- Research article
- Open Access
- Open Peer Review
Smartphone use by government dermatology practitioners in Kuwait: a self-reported questionnaire based cross-sectional study
BMC Medical Informatics and Decision Makingvolume 19, Article number: 155 (2019)
The potential for smartphones to revolutionize the way that medical doctors practice has become a reality, particularly in specialities where visual examination is a principal step in assessing a medical case, like dermatology. Smartphones as devices hold similar capabilities to personal computers and laptops and could play an important role in supporting medical practitioners in clinical practice at the point of care and beyond. This study aimed to assess the role of smartphone technology use in dermatology practice in Kuwait, together with the potential of digital photography and users’ concerns.
This cross-sectional survey involved a population of dermatology practitioners of all levels working in 11 dermatology centers distributed across six health regions in Kuwait. A validated self-reported questionnaire was used to collect data from the participants about their smartphone use. Quantitative analytical methods were undertaken to analyse the questionnaire responses.
A total of 210 dermatologists were approached in their workplaces. Of these, 101 (48%) responded to the survey questionnaire, with a mean age of 39.1 years (±10.7 SD) and equal representation from both genders. All the respondents were using smartphone technology, wherein 94.1% used it to access medical information through various Internet search engines. The most prevalent applications used were medical and drug reference applications (69.3 and 66.3%, respectively). In all, 65% of the dermatologists were using smartphones to take clinical photographs of patients for special purposes, and this type of usage was significantly higher (p < 0.05) among females and those older than 40.
This study concludes that smartphone technology has an impactful role in dermatology practice, and many of its functions can be employed to achieve better practice and better patient care. Recommendations are suggested for clinicians using smartphones in dermatology practice.
In this digital era, the use of smart technology, which includes smartphones, has become popular and widely used among medical professionals. Smartphone technology offers numerous features that medical doctors need in their clinical activities, including phone calls, built-in digital cameras, Internet access, telecommunication media and software applications designed for special purposes. Hence, medical doctors are attracted by the functionalities that smartphones offer due to their busy and routine work, which requires them to be available and active all the time.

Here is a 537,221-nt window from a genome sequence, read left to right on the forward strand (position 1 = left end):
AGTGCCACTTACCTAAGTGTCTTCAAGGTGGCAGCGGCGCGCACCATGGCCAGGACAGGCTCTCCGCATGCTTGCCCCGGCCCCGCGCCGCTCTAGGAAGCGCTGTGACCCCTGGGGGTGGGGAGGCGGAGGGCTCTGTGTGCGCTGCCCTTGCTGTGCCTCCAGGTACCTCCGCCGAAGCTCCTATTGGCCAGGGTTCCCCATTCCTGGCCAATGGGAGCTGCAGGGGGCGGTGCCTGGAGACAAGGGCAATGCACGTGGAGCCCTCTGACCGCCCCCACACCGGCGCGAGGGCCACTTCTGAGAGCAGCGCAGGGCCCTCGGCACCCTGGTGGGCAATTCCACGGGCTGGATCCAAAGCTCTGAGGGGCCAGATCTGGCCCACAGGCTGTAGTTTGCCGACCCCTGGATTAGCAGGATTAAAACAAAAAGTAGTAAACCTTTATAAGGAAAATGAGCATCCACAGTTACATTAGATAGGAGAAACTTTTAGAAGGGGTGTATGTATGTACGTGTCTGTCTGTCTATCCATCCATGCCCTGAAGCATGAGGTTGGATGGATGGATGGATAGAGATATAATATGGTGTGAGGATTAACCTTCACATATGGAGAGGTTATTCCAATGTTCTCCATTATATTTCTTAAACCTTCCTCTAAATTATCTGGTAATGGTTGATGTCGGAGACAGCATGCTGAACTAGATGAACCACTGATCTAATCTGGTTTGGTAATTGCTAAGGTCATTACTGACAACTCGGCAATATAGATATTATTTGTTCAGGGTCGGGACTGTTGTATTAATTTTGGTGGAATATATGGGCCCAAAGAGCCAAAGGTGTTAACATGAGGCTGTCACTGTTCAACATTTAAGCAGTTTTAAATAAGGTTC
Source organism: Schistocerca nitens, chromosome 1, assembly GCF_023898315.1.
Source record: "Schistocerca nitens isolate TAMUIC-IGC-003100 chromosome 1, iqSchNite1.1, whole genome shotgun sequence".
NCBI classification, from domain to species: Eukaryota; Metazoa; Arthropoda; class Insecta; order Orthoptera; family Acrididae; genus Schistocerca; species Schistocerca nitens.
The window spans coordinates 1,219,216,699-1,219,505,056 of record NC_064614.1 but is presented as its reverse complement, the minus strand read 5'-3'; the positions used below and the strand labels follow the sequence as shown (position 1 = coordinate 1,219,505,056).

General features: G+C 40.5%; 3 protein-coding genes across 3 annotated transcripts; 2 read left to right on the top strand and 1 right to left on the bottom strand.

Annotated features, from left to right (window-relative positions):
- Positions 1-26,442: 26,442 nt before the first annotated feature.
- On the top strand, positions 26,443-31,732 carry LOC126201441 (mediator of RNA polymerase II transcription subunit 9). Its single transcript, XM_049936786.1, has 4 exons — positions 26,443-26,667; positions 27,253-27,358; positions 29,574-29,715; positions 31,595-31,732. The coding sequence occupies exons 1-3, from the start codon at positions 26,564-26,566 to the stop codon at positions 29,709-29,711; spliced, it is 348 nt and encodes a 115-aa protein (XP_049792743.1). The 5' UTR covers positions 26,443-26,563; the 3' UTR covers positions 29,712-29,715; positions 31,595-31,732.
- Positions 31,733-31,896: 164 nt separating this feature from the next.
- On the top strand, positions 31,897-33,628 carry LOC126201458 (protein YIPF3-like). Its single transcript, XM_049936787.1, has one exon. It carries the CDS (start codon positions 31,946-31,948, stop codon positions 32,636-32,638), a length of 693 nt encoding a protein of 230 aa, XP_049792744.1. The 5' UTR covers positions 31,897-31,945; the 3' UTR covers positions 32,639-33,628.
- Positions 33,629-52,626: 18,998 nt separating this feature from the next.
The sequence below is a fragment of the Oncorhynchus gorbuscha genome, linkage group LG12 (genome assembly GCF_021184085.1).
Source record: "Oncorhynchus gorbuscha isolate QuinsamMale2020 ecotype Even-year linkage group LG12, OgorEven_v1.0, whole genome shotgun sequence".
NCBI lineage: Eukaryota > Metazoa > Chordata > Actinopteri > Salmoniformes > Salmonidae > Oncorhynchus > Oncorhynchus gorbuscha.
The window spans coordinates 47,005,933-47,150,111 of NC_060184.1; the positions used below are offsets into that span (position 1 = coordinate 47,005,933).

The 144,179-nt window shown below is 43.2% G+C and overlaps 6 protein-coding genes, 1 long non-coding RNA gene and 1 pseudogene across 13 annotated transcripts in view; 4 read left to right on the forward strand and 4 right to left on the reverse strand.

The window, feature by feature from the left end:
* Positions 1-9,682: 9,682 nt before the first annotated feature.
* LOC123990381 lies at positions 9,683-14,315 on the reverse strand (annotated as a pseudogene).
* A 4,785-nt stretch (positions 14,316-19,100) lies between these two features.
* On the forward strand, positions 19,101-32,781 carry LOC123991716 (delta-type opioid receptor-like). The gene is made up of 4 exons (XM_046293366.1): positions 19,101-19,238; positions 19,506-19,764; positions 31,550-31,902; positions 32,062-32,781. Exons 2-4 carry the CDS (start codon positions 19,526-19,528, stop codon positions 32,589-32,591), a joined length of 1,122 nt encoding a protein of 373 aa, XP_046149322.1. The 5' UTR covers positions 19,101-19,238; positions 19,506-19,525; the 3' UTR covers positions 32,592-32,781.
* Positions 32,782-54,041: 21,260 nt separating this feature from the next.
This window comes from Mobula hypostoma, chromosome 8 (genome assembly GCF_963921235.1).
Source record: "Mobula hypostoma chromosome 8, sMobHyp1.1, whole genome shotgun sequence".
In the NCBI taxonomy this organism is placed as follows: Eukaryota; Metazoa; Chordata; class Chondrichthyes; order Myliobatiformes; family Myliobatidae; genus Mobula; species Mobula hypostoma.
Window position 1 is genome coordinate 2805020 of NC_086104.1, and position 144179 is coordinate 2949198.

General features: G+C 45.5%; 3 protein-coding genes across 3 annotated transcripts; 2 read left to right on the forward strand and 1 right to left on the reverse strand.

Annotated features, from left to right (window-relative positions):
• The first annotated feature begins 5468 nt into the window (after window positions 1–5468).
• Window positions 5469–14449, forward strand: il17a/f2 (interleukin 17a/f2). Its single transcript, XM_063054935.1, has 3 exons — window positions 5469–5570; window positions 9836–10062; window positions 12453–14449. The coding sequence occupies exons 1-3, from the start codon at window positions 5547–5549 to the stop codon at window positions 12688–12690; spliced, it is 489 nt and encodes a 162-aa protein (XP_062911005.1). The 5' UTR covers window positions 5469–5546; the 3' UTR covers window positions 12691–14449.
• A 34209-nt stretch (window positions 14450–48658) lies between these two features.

The potential for smartphones to revolutionize medical practice has become a reality, particularly in specialities where visual examination is a principal step in assessing a medical case, including dermatology, plastic surgery, maxillofacial surgery and orthopaedics . Dermatology is a speciality that inherently relies on visual examination for diagnosis, monitoring and treatment .
The smartphone as a device has similar capabilities to a personal computer or laptop and could play an important role in supporting medical practitioners in their clinical practice. Smartphones provide the user with Internet access to search the World Wide Web (WWW) for information from unlimited resources, which enables medical practitioners to utilise research regarding prognosis, diagnosis, treatment, etc. from different databases, such as PubMed, Scopus and Ovid, as well as other evidence-based resources.
Previous studies have found that the capabilities of smartphone technology in capturing, storing and sending data on skin lesions can help dermatologists to: (1) seek second opinions from consultants or peers (teleconsultation); (2) monitor diseases and treatments; (3) teach and educate residents and faculty students; and (4) conduct and publish research [1,2,3]. However, some crucial concerns have come to the fore regarding the use of smartphones concerning patients’ privacy and confidentiality [4, 5].
Some research studies have identified the use of smartphone digital cameras in facilitating remote consultation in dermatology, as well as in burn injuries [6,7,8,9]. The growing popularity of teleconsultation in healthcare is attributable to the technological advances in smartphones regarding digital imaging and data transmission .
It therefore becomes imperative to keep abreast of smartphone technology developments worldwide, and adopting the latest technology is equally important in medical practice to benefit from the technology’s advantages. Therefore, in medical practice, it is important to study users’ attitudes towards smartphone technology and verify its uses for patient care and safety. In Kuwait, generally, there is a lack of research into the use of smartphone technology in medical practice, particularly in dermatology. Hence, this research primarily is intended to study the role of smartphone technology use in dermatology practice in the governmental sector, as well as to assess the potential of digital photography and users’ concerns. The objectives of this research study were to: (1) identify the pattern of use of smartphone by dermatologists in their clinical practice; (2) explore the role of smartphone use in dermatology practice; and (3) identify the need for guidelines for the safe use of smartphones in healthcare organisations, especially for clinical photography, in regard to patients’ privacy and confidentiality.